With a Camera and a Drone Audit a Mine Reclamation

Posted on Monday, July 10th, 2017

Drone camera location and mine site model

Mining companies are often required to restore mine sites to economically usable conditions after extracting minerals. This process, usually referred to as mine reclamation, involves rehabilitation and other processes that minimize the environmental impact of mining. The reclaimed land can be used for agricultural, recreational, commercial, and residential uses. An audit of the reclaimed site by the company or by an agency, may be aided with aerial photography and 3D surface modeling.

The topography of most mining sites makes it difficult for field experts to collect data needed for site mapping. Climbing one quarry face after another to take measurements using GPS systems or other survey tools is a labor-intensive, time-consuming, and dangerous activity. Use of unmanned aircraft systems (UAS) in the mining field has helped to simplify data collection. The drones take high resolution images that are later processed to create accurate 3D descriptions of the mining site. Field experts use close range photogrammetry to produce accurate surface models of mine sites, and reclaimed sites in less time.

The possibilities of UAS use in mining seem endless. With UAS, a mining company can get a more accurate picture of a mine site in less time and without exposing its field experts to dangerous terrain. Photogrammetry enables mining companies and government agencies to generate accurate surface models of sites from digital photographs captured from drones / UAV.

Close-Range Photogrammetry for Mine Reclamation

Textured 3d model of mine siteAerial photogrammetry is a mature and trusted technology that provides accurate data. As compared to traditional surveys, this technique allows more efficient mapping, and it is suitable for complex projects. Nevertheless, aerial photography using full aircraft is less effective because of the cost and time involved. Drones/UAV with cameras, and the use of close-range photogrammetry, entails taking measurements of surfaces from distances less than one thousand feet.

In this paper: Recent Developments in Close Range Photogrammetry (CRP) for Mining and Reclamation, PhotoModeler Scanner was used to test the suitability of CRP for mining and mine reclamation applications. The presentation describes a number of experiments in measurement techniques for a few different mine sites.

In the first test, photos were taken from a small plane and on the ground. The random photos were used to generate a stereo mesh model of the site.  Referenced stereo models were generated from the random photographs taken from this data set. The ground surveys and digital photography provided the ground control required to generate referenced models. It was observed that the aerial photography of the site and the 3D mesh in CAD matched closely, an indicator that realistic and accurate three dimensional descriptions of quarries can be generated from random photographs.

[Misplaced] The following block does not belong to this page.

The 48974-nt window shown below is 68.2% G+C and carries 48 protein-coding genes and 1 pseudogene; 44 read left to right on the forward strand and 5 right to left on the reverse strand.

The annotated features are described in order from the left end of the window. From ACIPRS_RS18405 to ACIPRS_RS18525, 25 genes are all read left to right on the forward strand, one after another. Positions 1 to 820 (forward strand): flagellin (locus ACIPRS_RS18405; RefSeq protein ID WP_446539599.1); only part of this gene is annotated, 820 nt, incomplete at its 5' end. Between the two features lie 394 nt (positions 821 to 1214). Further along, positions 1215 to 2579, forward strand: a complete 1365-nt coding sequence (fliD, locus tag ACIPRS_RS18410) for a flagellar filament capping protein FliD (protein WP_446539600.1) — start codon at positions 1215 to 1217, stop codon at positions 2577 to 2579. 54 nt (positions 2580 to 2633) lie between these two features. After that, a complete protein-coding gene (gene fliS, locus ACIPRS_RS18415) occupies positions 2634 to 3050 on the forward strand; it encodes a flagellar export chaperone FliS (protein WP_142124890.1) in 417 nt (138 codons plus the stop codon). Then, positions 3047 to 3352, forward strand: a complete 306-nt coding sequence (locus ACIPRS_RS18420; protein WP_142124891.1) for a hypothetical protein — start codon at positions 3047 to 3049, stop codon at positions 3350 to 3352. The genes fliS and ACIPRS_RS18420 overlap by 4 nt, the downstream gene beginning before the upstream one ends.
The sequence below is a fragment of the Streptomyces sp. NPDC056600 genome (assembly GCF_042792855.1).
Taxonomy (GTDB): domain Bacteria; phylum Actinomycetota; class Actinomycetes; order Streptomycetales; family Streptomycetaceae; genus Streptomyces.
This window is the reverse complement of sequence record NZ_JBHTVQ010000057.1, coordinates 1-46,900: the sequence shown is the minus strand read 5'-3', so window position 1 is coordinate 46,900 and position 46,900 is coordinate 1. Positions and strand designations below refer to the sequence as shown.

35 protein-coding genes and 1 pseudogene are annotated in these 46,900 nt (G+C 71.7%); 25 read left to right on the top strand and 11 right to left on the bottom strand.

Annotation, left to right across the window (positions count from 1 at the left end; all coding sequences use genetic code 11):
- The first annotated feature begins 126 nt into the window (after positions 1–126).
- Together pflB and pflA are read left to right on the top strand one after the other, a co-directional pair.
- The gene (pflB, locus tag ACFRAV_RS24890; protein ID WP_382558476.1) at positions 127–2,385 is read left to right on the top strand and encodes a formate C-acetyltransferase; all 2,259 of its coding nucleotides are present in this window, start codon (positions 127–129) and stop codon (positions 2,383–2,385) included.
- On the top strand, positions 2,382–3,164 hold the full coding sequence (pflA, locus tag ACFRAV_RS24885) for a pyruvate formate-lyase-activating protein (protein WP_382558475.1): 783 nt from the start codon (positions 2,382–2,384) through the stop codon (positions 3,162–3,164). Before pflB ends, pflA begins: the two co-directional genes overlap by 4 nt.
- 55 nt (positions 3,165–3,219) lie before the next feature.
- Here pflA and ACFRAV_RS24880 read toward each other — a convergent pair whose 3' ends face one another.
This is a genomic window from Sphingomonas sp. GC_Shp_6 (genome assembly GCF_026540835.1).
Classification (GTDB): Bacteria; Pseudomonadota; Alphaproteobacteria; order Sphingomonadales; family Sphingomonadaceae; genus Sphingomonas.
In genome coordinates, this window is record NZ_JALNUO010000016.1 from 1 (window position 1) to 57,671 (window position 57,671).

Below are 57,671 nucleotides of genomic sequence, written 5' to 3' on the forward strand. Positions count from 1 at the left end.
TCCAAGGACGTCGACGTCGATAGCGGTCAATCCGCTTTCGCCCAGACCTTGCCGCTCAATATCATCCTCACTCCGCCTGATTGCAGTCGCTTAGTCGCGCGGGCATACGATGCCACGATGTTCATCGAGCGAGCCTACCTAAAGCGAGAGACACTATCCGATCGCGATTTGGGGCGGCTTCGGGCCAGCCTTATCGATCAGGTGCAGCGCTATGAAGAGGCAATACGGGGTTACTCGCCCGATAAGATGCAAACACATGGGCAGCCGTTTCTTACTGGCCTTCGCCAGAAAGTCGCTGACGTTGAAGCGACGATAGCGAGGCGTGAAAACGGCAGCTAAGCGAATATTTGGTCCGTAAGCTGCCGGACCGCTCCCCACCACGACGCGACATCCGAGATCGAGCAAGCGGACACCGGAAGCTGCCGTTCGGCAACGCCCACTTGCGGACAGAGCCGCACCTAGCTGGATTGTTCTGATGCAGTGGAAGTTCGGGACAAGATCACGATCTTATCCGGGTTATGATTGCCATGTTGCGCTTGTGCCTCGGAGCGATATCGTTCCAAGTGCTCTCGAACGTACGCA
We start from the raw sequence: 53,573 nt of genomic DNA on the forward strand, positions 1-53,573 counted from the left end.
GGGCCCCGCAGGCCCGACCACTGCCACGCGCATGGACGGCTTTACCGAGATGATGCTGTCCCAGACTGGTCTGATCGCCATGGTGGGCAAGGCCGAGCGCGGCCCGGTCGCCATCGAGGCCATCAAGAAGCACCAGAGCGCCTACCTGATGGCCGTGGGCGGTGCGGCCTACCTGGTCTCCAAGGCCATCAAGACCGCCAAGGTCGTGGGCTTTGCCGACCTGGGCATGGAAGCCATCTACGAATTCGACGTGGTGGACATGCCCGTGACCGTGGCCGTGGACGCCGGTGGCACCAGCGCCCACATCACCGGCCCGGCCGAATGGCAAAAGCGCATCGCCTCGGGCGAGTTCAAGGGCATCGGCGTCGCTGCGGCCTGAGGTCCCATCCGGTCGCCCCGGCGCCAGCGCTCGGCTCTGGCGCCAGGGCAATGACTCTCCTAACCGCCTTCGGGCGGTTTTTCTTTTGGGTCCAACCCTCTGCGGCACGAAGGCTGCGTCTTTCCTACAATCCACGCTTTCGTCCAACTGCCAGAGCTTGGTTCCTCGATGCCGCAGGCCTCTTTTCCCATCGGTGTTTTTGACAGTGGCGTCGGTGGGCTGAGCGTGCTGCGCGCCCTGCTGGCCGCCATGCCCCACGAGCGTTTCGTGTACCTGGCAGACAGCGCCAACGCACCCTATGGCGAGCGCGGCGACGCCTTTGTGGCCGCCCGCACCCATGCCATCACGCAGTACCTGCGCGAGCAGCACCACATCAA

Experiment with lower cost camera

In the second experiment, high quality photographs from consumer-grade cameras were used to model the surface of a mining site. The photographs had points for ground control and orientation. To account for the dis-proportionality of control points and inaccuracy of the Z dimension, the model was corrected by adding tie points at suitable locations. These corrections helped to produce a model that was more accurate and proportional in X, Y, and Z coordinates. The figure below shows the model before and after correction. From this test, it was observed that close-range photogrammetry with less expensive equipment is capable of producing highly accurate surface models required for mining and mine reclamation activities.

Ground control correction

 

 

 

 

 

 

It is expensive to hire piloted aircraft to take aerial photos of a mining site. Unmanned aircraft systems have made it easy for mining companies to capture photographs. These unmanned aerial vehicles (UAV) usually carry lightweight cameras that are capable of capturing high quality photographs. Unlike piloted aircraft, UAV offer more flexibility and the total cost is usually lower. The captured images are processed using photogrammetric software to generate accurate scans, volume measurements, or surface models. PhotoModeler for Unmanned Aircraft Systems converts photographs into accurate 3D descriptions, and it is suitable for a broad spectrum of applications including stockpile measurements, mining reclamation, and surveying. This article on UAS / UAV Photography describes how images taken from UAVs are processed using PhotoModeler to generate 3D scans, accurate measurements, and surface models.

Conclusion

To obtain field data to asses and audit reclamation work, mine operators or agencies can employ traditional measurement techniques or photogrammetry. Traditional techniques such as surveys maybe unsuitable for complicated projects, and may not provide as much detail coverage – and usually at higher cost and with longer turn around times. In comparison, photogrammetry is economical and enables mining companies and agencies to obtain accurate surface models quickly. Use of PhotoModeler and UAS in mining enables a company to collect data more easily and accurately and process it to produce high quality 3D models required for mine reclamation activities. In addition, mining companies can use PhotoModeler for UAS for stockpile measurements, ortho-photo mapping, monitoring, modeling structures for modifications, and so on. Here are more applications of PhotoModeler for Unmanned Aircraft Systems.


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